Estimating Energy Demand

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When estimating the energy demand of an off-grid telecenter, the question of how many hours per day to allocate for PC usage is not a trivial one. If assumptions about expected usage are too high, the energy system will be oversized and will cost more than necessary, reducing the available funding left for other projects. If the usage assumptions are too low, then the energy system may fail to provide enough power.

To begin the process of establishing benchmarks for PC usage norms in different types of environments, we asked a small number of grid-connected telecenters and schools around the world to let us monitor their PC usage for at least two weeks. Usage was monitored using Watt Savvy Corporate Edition software provided by Blue Owl Technologies of California, USA . Data on the percentage of time each computer spent in active mode, standby mode, turned off, and other states of power consumption was reported automatically over the internet or sent manually by email.

There were three participants from which useful information was gathered during the trial period. One was PC3 e-World, a for-profit telecenter in the remote Bulgarian town of Omourtog. PC3 e-World was established in September 2001 with training and assistance from LearnLink, a USAID-funded project implemented by the Academy for Educational Development (AED). This telecenter has operating hours from 9am to 11pm daily, and is connected to the electricity grid. The second participant was a Telesecundaria high school in Chihuahua, Mexico. Telesecundaria schools in Mexico provide secondary education with support from curriculum-based television programming. The Telesecundaria in Chihuahua operates a computer center for classroom and extra-curricular use during the school week from Monday through Friday, and is connected to the electricity grid. The final participant was a World Links Computer Centre located at Zenzega 3 High School in Chitungwiza, Zimbabwe. The Centre is operated as a community telecenter in which users pay a fee to access the computers. The Centre staff indicated that the facility is open for 10 hours per day, and is connected to the electricity grid.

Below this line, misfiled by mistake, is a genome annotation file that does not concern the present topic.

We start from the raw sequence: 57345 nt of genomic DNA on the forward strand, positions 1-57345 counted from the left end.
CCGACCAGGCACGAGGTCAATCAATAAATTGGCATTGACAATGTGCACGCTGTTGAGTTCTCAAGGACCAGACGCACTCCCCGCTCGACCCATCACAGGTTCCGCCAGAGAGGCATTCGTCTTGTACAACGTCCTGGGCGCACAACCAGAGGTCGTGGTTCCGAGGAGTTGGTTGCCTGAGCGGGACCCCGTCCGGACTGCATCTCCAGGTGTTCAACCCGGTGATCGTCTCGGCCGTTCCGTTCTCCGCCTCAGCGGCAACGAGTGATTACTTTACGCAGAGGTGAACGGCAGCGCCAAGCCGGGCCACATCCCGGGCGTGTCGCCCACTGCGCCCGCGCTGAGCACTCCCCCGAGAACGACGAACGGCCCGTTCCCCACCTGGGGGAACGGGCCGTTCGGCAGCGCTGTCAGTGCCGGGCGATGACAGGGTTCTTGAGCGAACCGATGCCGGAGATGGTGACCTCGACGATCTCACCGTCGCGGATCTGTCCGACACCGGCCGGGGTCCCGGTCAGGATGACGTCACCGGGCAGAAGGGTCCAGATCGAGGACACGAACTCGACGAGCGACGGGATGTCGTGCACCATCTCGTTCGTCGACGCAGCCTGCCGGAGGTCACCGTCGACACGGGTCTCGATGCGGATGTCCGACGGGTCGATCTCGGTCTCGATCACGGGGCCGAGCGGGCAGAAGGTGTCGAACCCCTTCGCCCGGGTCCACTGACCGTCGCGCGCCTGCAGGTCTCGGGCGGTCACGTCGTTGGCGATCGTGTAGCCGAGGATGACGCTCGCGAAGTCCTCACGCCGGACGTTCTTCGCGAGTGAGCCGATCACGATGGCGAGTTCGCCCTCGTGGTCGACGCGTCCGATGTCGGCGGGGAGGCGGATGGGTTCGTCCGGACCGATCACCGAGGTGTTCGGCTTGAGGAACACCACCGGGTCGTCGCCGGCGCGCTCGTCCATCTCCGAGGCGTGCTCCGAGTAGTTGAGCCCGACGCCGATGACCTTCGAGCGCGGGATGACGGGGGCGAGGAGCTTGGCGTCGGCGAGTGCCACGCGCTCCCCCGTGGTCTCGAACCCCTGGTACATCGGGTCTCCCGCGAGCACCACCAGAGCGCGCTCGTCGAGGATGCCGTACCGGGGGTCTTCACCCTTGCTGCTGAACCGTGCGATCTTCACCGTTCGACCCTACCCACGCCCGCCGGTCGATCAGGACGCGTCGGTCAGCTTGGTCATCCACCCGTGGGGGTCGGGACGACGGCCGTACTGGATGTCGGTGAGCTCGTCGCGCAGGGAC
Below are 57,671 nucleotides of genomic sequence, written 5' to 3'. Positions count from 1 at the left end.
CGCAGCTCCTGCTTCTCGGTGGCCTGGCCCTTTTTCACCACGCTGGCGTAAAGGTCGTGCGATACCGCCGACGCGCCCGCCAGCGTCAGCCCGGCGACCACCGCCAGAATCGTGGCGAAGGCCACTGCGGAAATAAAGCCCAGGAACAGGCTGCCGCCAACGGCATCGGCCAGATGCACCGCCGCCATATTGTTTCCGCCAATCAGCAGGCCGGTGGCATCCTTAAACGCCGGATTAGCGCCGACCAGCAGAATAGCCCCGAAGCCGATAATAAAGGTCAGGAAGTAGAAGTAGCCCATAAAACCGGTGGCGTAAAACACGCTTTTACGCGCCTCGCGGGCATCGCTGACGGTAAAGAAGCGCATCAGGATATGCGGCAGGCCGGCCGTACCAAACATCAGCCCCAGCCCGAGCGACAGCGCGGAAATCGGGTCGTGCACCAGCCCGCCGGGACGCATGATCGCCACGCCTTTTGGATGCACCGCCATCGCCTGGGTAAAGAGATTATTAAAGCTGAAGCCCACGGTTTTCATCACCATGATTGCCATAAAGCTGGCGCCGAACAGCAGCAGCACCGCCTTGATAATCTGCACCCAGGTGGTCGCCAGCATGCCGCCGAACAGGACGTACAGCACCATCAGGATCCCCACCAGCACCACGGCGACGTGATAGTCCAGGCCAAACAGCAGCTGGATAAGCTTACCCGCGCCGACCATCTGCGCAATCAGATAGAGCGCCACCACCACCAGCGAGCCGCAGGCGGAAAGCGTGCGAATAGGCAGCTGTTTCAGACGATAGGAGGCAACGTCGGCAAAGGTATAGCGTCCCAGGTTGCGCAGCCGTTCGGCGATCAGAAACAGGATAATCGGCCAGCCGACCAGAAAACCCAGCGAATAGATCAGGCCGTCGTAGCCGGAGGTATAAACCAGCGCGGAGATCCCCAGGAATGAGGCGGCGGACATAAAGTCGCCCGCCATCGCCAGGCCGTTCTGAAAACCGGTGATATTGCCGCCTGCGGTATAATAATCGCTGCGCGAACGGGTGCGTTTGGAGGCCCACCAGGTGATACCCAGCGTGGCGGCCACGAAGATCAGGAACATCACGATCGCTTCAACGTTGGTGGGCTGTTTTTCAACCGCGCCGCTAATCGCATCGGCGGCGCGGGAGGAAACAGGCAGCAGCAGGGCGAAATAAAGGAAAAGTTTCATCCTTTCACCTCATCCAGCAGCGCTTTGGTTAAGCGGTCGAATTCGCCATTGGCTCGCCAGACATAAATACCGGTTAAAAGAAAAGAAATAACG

The results of this small sample showed that the commercial PC3 e-World telecenter had the highest usage pattern with the computers in active or idle mode for an average of 14.1 hours per day. PC3’s usage data revealed that several of the computers were kept running 24 hours per day and did not enter standby mode, even when idle for several consecutive hours. The World Links Computer Centre in Chitungwiza, Zimbabwe reported that its PCs were powered on for an average of 6.0 hours per day and shut off for the remaining 18 hours per day during a two-week period in November 2003. Finally, computers at the Telesecundaria in Chihuahua, Mexico were powered on for an average of 3.6 hours per day and shut off for an average of 20.4 hours per day . The monitoring period, extending from October 2003 to March 2004, included weekends and several periods of vacation when the school was closed and the computers were not in use, thus reducing the average daily activity rates. The data showed that the school shut down the computers on most nights and weekends in addition to longer vacations.

The range of PC usage rates from 3.6 to 14.1 hours per day points to the tremendous impact that end-user behavior can have on the amount of energy required to power an off-grid telecenter. The institution of simple procedures such as shutting off computers and monitors each night and using standby modes to reduce computer and monitor power consumption while idle can significantly reduce the amount of energy required on a daily basis.

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